Last-term alderman Steve Linsky and former board president and all-round Newton fixture Brooke Lipsett wrote a fiesty TAB op-ed column about the MBTA crisis, bringing a healthy sense of outrage and urgency. They are right. Cutting services and raising fares is completely at odds with the MBTA’s core mission and will trigger the MBTA’s inevitable decline, at a time when we need more and better transit options.
And, they are correct when they say that the MBTA has framed the challenges in the narrowest, least T-friendly way. The problems of the MBTA ought to be considered in the context of the entire transportation system and its goals. We need a robust T for economic and environmental sustainability. We need to get people out of their cars and into alternatives.
A few misses:
- They neglect the social justice dimension of mass transit, which was so trenchantly on display at the public meeting at City Hall. The poor, the elderly, the less-abled depend on transit to fulfill their most basic needs.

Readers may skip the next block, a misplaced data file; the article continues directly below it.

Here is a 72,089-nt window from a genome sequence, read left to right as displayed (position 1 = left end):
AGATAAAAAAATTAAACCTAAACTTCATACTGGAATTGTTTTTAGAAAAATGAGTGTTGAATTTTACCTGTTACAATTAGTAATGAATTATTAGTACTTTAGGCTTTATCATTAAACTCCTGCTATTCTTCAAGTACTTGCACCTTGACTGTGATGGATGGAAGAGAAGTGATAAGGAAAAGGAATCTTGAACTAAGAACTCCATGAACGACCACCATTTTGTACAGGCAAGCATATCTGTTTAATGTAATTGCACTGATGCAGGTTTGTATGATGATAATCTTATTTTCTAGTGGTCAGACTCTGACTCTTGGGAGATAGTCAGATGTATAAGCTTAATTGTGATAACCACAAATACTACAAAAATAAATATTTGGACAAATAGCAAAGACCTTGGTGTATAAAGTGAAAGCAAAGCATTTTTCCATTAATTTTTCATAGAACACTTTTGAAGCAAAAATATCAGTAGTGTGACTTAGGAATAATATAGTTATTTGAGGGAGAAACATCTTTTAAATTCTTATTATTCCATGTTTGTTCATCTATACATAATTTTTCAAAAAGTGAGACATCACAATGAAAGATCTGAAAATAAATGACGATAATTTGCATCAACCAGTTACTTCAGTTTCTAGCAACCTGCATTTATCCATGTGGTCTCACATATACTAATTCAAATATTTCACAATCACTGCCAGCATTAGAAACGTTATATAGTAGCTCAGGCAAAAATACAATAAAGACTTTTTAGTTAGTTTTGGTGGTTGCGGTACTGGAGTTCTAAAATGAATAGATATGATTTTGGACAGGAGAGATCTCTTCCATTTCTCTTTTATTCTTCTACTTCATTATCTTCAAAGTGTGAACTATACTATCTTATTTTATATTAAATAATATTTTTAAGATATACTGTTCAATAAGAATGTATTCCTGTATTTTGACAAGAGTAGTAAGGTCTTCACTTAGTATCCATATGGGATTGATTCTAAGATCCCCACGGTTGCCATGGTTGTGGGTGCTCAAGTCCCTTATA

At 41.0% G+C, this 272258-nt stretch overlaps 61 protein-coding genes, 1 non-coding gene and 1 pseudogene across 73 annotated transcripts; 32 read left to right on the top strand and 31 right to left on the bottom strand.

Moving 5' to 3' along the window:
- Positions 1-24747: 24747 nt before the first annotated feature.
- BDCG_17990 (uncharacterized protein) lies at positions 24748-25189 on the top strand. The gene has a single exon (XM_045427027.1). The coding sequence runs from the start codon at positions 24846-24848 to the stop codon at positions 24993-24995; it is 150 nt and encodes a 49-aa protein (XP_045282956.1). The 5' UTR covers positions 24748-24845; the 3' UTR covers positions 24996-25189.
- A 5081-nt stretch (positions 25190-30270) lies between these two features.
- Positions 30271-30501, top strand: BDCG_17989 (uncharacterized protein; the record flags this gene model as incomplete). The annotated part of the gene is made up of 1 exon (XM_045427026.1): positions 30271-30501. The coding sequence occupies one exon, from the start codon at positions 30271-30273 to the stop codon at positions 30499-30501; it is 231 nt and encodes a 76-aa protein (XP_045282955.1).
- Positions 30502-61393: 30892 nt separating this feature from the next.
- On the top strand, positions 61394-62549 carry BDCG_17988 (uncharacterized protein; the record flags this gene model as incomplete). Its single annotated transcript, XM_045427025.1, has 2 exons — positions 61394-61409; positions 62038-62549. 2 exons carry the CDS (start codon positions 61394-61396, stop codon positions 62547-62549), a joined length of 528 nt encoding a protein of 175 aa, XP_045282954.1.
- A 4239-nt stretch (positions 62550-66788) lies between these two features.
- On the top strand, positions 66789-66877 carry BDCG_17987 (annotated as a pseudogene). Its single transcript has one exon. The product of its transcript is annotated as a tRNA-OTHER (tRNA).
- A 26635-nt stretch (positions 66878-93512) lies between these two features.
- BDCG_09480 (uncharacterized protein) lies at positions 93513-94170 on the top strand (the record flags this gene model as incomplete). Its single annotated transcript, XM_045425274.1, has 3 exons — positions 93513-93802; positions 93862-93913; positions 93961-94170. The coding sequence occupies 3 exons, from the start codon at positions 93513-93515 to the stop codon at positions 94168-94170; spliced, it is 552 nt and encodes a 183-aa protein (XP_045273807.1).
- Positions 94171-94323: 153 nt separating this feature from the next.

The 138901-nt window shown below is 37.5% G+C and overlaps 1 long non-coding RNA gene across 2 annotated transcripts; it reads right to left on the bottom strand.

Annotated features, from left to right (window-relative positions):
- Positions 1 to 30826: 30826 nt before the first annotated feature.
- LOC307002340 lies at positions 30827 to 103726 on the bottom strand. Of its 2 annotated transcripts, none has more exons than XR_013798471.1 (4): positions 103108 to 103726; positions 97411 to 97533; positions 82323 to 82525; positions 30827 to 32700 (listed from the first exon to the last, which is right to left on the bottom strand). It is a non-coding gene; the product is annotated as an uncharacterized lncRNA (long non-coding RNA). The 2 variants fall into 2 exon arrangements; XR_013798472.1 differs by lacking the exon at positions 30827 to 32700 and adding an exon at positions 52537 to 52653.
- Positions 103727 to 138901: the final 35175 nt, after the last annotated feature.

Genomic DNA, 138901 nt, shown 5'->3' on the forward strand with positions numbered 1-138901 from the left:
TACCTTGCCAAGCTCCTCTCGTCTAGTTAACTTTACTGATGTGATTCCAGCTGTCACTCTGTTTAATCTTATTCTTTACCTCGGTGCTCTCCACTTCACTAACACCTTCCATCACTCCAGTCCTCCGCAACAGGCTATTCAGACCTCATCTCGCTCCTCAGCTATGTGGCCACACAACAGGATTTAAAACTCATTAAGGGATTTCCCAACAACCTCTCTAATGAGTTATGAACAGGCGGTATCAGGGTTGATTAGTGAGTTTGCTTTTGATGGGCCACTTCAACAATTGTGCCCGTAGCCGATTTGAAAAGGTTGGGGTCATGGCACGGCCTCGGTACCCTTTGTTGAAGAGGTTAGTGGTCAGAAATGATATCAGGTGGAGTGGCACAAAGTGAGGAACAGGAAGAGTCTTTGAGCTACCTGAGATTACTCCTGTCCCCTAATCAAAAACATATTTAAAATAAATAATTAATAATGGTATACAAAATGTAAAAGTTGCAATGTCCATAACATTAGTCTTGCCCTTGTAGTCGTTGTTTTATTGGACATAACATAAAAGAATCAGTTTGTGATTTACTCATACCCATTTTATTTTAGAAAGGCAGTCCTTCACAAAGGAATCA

- They mention the gas tax, but don’t specifically identify it as a potential — and obvious — solution for the T’s financial woes. A significantly higher gas tax is an obvious and appropriate source of T funding.
- They don’t mention land use. In Newton, in 2012, the T’s financial woes are going to drive a bad land-use decision, both from the city’s and from a regional perspective.
Here’s how Steve and Brooke wrap it up:
At this defining moment we cannot be satisfied with the present state of our mass transit nor with the direction in which it is headed. And we cannot deceive ourselves into believing we will be better served by the call for a continuing retreat rather than a call for a bold advance.
Right on the money!